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March 24, 2008

Worst. Web Site. Ever.

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Fact: The best way to ruin anything is to take away the simplicity and intuitiveness of something and complicate it with technology and/or stupidity.

Seth Godin hit on this topic in his recent post about the world’s worst toaster. In case you didn’t know, the world’s worst toaster is the one that requires 10 steps just to burn a piece of bread to a level that makes it edible. I’d argue that law isn’t reserved for toasters.

Think about it.

  • The world’s worst email list is one that takes five steps to allow someone to unsubscribe.
  • The world’s worst Web site is one that throws unnecessary hurdles in a user’s conversion path.
  • The world’s worst brand is the one that makes it hard for users to embrace it.
  • The world’s worst boss is the one employees have to go around in order to be creative.
  • The world’s worst customer service representative is that one that pulls customers through a chain before giving them what they want.

If you want your site/product/company/life to be great, take out all the unnecessary stuff. Trust me, it works.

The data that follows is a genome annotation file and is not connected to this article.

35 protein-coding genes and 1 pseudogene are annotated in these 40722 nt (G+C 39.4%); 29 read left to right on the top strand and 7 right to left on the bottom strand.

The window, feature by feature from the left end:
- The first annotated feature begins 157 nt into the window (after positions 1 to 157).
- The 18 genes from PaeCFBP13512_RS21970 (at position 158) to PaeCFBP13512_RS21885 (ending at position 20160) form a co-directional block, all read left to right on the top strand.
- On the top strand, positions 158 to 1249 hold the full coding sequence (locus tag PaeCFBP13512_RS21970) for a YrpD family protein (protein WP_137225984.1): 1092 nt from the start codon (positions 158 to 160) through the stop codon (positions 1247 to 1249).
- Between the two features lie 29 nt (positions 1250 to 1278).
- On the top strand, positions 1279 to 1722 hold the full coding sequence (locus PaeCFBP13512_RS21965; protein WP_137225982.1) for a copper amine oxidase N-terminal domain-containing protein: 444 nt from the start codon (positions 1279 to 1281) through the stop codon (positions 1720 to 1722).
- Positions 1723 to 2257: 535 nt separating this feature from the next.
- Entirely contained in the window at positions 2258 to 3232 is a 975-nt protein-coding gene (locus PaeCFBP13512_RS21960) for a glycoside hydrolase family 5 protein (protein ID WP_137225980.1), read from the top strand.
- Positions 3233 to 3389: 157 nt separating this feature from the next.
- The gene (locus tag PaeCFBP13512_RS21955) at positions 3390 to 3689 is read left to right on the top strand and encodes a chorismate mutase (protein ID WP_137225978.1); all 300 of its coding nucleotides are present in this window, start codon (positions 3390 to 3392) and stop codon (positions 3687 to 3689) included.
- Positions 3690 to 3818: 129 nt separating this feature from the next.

All of my most favorite companies and/or sites are those that are the simplest or the most initiative to use. I’m talking about sites like shirt.woot that only require me to say, "I want one!" before prompting me for shipping address. And now that I’ve registered, I don’t even have to do that last part. I just hit "I want one!" and a present shows up at my doorstep 28 hours later. That level of simplicity is dangerous. For serious. I once bought $60 worth of chocolate in less than five seconds from Woot. [And it was delicious. --Susan]

This is what your customers are looking for – instant gratification and no fuss. They don’t want to hold your hand or cuddle with you afterwards. They want you to solve their problem and get out of their way. They definitely don’t want to suffer through 11 clicks on eBay just so they can collect six dollars. At that point, dealing with you is actually costing them money.

When you’re a business owner you often find yourself having to make a lot of hard decisions: What should our Web site look like? Should the navigation go up on top or should it go on the left? Should it be light text on a dark background or dark text on a light background? What kind of employees should we hire? Is experience more important than drive? How can we gain the necessary exposure needed to push our competition?

These are important things to take into consideration. However, the most important decision you’ll make is this: Are you going to make things as easy for user to understand as possible or are you going to make them work for it?

Users will always gravitate for the sites and brands that make things easy.





One response to “Worst. Web Site. Ever.”

  1. Jesse writes:

    I totally agree with you. One of the hardest things to overcome in these situations is convincing a micromanaging boss that your ideas won’t kill the current website traffic.



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